The purpose of the Badminton Museum of Ireland is to preserve the great heritage of Irish Badminton and to make the general badminton public aware of it.
For those interested in the history of a sport it is useful to be able to make contact with those of a similar interest. Such a situation arose recently. The European Badminton Union was keen that earlier holders of office should be shown with their given names rather than initials as was common in the 19th. and early 20th. century. Contact was made with a close associate of Badminton Museum of Ireland and much assistance was given.
The historical piece in this issue is a nice recollection of his first All-England Championships written by Sir George Thomas. Written in 1948 he bemoans the fact that the only one he has missed was the first playing of the event. The playing of Singles on the Doubles Court with the back doubles service line acting as the base line was interesting but its restrictiveness was quickly noted and the rule was changed for the following season. The "hour glass" design of the court was also changed. His comments on the quality of the players in the early years is interesting. Whilst some players were of a weak standard he holds many of the top players in high regard and would bear comparison with the then current players. Modern commentators very often argue that players of their own vintage are supreme even though their range of experience is quite narrow.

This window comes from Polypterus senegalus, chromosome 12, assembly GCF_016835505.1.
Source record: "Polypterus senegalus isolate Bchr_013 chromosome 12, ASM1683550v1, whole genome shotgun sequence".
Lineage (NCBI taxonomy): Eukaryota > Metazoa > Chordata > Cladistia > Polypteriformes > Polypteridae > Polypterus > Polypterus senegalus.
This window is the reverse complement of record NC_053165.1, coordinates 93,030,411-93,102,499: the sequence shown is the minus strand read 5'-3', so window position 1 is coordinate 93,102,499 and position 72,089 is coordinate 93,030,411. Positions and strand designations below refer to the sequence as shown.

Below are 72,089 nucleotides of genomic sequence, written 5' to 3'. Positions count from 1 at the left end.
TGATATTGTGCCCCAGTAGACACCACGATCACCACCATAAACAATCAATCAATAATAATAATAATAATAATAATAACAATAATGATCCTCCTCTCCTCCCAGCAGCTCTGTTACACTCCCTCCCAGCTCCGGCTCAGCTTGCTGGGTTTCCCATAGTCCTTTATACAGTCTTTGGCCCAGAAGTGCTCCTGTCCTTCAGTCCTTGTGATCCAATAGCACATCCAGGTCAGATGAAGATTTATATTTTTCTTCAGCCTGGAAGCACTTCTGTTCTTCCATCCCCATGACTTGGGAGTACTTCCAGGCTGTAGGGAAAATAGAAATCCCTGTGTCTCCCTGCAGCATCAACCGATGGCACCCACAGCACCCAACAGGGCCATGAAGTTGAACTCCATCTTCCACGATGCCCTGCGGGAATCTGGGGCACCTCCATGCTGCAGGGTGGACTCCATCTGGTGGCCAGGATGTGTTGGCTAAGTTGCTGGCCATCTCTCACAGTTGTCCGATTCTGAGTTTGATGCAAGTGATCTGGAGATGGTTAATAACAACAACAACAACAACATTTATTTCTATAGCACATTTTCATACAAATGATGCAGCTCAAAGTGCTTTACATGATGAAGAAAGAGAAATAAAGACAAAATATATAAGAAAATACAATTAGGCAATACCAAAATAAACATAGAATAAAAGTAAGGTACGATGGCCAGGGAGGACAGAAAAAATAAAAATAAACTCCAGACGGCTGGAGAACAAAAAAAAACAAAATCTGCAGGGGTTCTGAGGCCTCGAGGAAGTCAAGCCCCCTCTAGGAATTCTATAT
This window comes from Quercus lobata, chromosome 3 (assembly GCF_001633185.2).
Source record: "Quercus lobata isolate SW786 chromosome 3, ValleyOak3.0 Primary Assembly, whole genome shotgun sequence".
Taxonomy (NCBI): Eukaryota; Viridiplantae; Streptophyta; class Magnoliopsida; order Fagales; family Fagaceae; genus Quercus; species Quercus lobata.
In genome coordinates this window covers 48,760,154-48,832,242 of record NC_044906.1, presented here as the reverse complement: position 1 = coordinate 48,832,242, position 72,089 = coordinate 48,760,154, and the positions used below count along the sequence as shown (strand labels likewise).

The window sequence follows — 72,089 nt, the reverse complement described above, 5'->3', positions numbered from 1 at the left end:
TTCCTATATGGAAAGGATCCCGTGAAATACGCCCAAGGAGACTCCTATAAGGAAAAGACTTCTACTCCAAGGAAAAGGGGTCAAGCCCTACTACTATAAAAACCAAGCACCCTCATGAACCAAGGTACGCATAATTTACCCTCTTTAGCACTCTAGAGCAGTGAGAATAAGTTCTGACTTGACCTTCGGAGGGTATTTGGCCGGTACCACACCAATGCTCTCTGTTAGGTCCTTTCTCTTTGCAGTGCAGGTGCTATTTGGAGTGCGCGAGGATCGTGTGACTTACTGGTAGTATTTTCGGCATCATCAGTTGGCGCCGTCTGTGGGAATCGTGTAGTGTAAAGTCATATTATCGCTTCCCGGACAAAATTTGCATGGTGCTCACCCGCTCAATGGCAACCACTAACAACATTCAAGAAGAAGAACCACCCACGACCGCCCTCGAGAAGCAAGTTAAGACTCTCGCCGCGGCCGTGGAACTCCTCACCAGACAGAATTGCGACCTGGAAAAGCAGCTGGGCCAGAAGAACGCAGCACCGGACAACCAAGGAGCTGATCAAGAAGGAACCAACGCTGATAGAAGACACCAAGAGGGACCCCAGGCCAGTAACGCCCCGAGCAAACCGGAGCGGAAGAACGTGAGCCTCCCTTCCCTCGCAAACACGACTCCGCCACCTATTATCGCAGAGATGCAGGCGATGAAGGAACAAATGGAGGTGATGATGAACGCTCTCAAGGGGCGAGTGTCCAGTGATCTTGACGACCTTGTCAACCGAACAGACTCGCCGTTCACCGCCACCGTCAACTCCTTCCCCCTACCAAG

The Museum is indebted to Jack Lee for the photograph of the 1953 Midland (Leinster) Branch team that played the Northern (Ulster) Branch team in the historic Guild Hall in Derry. A slight mystery surrounds the fact that top player, Frank Peard, is missing from the photograph. You can be sure that it was'nt because his game was still on court!!
I am grateful for supportive comments received through the website and also the offers of further material from a number of sources.